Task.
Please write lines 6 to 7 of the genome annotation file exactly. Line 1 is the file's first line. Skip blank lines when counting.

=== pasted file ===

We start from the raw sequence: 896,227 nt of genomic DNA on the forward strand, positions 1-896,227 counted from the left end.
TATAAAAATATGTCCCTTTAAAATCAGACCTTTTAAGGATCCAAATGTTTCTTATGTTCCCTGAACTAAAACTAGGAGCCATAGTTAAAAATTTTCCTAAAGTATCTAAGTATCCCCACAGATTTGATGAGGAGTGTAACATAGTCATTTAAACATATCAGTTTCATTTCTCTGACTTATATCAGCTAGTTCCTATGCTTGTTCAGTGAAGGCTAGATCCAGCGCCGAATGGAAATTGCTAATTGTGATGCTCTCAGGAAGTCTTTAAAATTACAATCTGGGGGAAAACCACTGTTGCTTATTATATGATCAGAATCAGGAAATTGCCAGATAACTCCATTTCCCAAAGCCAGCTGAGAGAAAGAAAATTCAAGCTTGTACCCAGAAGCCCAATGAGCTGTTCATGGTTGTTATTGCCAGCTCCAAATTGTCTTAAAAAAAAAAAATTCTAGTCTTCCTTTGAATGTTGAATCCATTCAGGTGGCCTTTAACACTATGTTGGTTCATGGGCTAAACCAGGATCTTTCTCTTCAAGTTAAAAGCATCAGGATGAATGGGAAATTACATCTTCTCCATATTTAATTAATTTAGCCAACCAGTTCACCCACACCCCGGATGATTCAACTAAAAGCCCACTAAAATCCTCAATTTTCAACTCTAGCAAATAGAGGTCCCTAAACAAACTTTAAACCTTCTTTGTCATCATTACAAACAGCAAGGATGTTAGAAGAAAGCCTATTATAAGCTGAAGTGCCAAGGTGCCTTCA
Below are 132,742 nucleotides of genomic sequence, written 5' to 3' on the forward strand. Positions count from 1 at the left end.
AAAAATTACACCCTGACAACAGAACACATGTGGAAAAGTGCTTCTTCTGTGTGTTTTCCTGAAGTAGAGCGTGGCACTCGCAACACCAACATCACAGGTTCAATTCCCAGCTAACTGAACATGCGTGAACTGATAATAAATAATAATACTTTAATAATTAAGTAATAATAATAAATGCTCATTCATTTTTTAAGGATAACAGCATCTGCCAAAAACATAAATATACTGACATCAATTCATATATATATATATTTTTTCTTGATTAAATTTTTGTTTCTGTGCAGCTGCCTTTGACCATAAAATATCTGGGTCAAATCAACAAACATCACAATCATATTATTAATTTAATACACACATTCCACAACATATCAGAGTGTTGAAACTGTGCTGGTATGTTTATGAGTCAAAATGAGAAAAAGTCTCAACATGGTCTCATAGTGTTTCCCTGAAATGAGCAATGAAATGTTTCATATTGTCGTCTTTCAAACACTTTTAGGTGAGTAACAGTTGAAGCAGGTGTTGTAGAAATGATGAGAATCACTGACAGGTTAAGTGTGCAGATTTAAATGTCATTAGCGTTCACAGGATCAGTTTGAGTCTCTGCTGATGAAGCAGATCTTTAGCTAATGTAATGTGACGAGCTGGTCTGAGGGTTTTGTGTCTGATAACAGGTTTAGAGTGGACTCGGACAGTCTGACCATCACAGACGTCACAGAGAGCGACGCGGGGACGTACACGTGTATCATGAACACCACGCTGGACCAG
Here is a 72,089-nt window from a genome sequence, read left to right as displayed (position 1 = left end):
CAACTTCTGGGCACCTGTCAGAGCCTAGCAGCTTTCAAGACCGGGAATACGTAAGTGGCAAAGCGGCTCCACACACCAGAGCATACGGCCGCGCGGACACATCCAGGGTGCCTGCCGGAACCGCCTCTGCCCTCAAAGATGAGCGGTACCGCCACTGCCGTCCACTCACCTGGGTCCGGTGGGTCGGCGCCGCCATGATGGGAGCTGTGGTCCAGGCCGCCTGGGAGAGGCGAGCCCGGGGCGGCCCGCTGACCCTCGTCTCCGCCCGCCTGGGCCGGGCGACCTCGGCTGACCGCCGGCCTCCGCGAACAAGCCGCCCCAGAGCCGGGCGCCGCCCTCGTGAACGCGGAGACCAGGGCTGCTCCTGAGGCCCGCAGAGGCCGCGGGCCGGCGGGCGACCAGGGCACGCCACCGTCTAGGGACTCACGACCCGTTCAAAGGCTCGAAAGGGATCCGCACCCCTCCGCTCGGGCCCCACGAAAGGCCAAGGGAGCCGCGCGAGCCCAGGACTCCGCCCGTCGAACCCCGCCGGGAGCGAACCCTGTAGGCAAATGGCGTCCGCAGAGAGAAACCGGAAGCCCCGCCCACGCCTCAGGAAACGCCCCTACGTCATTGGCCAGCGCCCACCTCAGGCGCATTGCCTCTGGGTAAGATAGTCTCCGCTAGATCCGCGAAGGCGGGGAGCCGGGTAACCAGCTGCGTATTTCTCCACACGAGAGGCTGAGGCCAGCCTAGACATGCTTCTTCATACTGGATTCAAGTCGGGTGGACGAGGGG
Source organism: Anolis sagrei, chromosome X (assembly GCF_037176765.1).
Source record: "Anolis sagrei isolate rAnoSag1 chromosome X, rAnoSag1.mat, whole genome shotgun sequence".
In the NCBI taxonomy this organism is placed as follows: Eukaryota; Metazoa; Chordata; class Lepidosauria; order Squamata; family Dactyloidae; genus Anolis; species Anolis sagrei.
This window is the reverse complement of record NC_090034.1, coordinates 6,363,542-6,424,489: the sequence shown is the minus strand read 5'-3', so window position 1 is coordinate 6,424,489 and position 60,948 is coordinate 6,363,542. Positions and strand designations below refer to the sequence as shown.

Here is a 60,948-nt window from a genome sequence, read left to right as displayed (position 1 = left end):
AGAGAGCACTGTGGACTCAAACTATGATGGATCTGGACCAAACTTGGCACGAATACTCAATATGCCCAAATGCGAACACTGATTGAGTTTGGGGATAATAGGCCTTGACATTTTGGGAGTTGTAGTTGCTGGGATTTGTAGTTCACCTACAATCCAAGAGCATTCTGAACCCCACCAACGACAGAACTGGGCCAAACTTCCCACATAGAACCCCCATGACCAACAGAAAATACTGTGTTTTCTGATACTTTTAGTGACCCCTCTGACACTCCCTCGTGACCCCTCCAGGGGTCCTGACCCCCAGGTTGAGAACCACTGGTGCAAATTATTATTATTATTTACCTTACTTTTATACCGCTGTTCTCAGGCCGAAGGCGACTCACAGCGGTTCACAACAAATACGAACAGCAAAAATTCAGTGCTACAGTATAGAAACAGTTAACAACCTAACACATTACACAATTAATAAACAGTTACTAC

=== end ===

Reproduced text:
CAACTTCTGGGCACCTGTCAGAGCCTAGCAGCTTTCAAGACCGGGAATACGTAAGTGGCAAAGCGGCTCCACACACCAGAGCATACGGCCGCGCGGACACATCCAGGGTGCCTGCCGGAACCGCCTCTGCCCTCAAAGATGAGCGGTACCGCCACTGCCGTCCACTCACCTGGGTCCGGTGGGTCGGCGCCGCCATGATGGGAGCTGTGGTCCAGGCCGCCTGGGAGAGGCGAGCCCGGGGCGGCCCGCTGACCCTCGTCTCCGCCCGCCTGGGCCGGGCGACCTCGGCTGACCGCCGGCCTCCGCGAACAAGCCGCCCCAGAGCCGGGCGCCGCCCTCGTGAACGCGGAGACCAGGGCTGCTCCTGAGGCCCGCAGAGGCCGCGGGCCGGCGGGCGACCAGGGCACGCCACCGTCTAGGGACTCACGACCCGTTCAAAGGCTCGAAAGGGATCCGCACCCCTCCGCTCGGGCCCCACGAAAGGCCAAGGGAGCCGCGCGAGCCCAGGACTCCGCCCGTCGAACCCCGCCGGGAGCGAACCCTGTAGGCAAATGGCGTCCGCAGAGAGAAACCGGAAGCCCCGCCCACGCCTCAGGAAACGCCCCTACGTCATTGGCCAGCGCCCACCTCAGGCGCATTGCCTCTGGGTAAGATAGTCTCCGCTAGATCCGCGAAGGCGGGGAGCCGGGTAACCAGCTGCGTATTTCTCCACACGAGAGGCTGAGGCCAGCCTAGACATGCTTCTTCATACTGGATTCAAGTCGGGTGGACGAGGGG
Source organism: Anolis sagrei, chromosome X (assembly GCF_037176765.1).